Later in 1930…on Oct. 1…the California Supreme Court handed down an opinion dealing with a contempt adjudication of a radio minister, Robert Shuler (discussed in this column on July 26, 2005). Shuler’s affront was to comment on a pending criminal proceeding related to the bribery of Keyes. From an historical standpoint, it’s an intriguing case, an indicator of the flimsiness of First Amendment prerogatives, as viewed by the courts of that era.
Relevant to this discussion, however, is only a sliver of the case, the recitation that Shuler had aired commentary on radio that “Buron Fitts plead at times almost tearfully and at other times quite indignantly” against the position of the Los Angeles Superior Court judge.
Previous DAs had not been characterized, so far as anything I’ve come across, as being near-tears in court.
Fitts maintained his popularity locally, winning re-election at the polls in the primary...a considerable feat given that he had seven opponents.
According to a campaign expenditure report, $16,210 was spent on the reelection effort.
Four years later, he ran for a third term. Announcing his candidacy on April 28, 1936, Fitts sounded a familiar theme: he was the victim of nasty attacks. His statement contains this grievance:
“Naturally this office, in fighting the criminal in behalf of decent society, creates bitter enemies. In an effort to control the office, those interests antagonistic to society leave no stone unturned; no method of attack is too low or too mean, no scandal or rumor too vicious to circulate. I expected abuse when I came into office and I expect it in the future if I continue to do my duty.”
Fitts went on to say:
“I have just emerged from a political assault of this nature, unfortunately finding its source in high places where public officials would have a right to expect support rather than an underhanded political attack.”
The “political assault” referred to his trial on a charge of perjury. As recited by Kevin Starr in his 1997 book, “The Dream Endures: California Enters the 1940s”:
“In 1934 the criminal grand jury looked into the case of one John Mills, a millionaire playboy brought up on charges of statutory rape. Responsible for presenting evidence to the grand jury, District Attorney Fitts persuaded, indeed prevented, the victim from testifying by keeping her in seclusion in a downtown hotel. The district attorney, it seems, was Mills’s partner in a complicated land deal out in Claremont. Questioned about the relationship by the grand jury, the DA denied the connection and was later indicted on charges of perjury. Fitts won an acquittal in February 1936, but for more than a year and a half the chief prosecuting officer of Los Angeles was himself under felony indictment.”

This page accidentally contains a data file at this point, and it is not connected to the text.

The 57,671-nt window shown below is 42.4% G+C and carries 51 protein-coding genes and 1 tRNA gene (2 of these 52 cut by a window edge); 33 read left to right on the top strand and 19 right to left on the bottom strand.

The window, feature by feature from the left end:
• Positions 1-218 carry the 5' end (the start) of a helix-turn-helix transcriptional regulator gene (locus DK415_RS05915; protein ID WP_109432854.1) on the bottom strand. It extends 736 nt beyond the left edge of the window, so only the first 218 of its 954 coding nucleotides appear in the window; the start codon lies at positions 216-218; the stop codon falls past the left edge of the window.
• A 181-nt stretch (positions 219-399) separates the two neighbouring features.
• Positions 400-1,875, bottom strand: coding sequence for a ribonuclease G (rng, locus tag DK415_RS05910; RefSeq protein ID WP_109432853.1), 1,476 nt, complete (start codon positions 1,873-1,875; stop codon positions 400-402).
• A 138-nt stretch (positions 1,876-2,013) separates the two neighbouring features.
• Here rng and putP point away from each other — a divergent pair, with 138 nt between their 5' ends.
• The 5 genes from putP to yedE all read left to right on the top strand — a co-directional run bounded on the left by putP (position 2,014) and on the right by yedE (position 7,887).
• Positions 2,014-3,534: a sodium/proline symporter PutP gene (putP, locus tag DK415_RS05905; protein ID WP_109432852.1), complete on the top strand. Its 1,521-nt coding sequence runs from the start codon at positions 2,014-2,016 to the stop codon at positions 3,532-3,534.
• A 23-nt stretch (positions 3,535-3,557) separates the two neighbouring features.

In essence, Fitts had been accused of lying to the grand jury about his receipt of a sum of money from Mills for his orange grove that was far higher than the land was worth, Mills’ generosity occurring right before the charges against him were dismissed.
There was, at the very least, an appearance of gross impropriety. But this was the Prohibition era; graft was the rule, rather than the exception; and much of the public was willing to forget the incident.
In the 1936 race, Fitts drew four opponents. Chief among them was Hollywood Citizen-News Publisher Harlan G. Palmer, a former justice of the peace. Palmer made it into a run-off.
The tally in the Nov. 3 general election was close: 521,345 votes for the incumbent, 487,444 for the challenger.
But four years later, when Fitts made a try for a fourth term, a challenger, U.S. Rep. John Dockweiler, toppled him by a vote of 779,221 to 516,929.
Fitts returned to law practice, then joined the Army Air Corps shortly after the outbreak of World War II, serving as a major. He still had a limp from his World War I gunshot wound, and had incurred additional wounds on March 8, 1937 when a sniper fired at him through the windshield of his car.
His body was found March 29, 1973, on the driveway of his home. Fitts had apparently committed suicide by shooting a bullet into his brain. He was 78.
Copyright 2007, Metropolitan News Company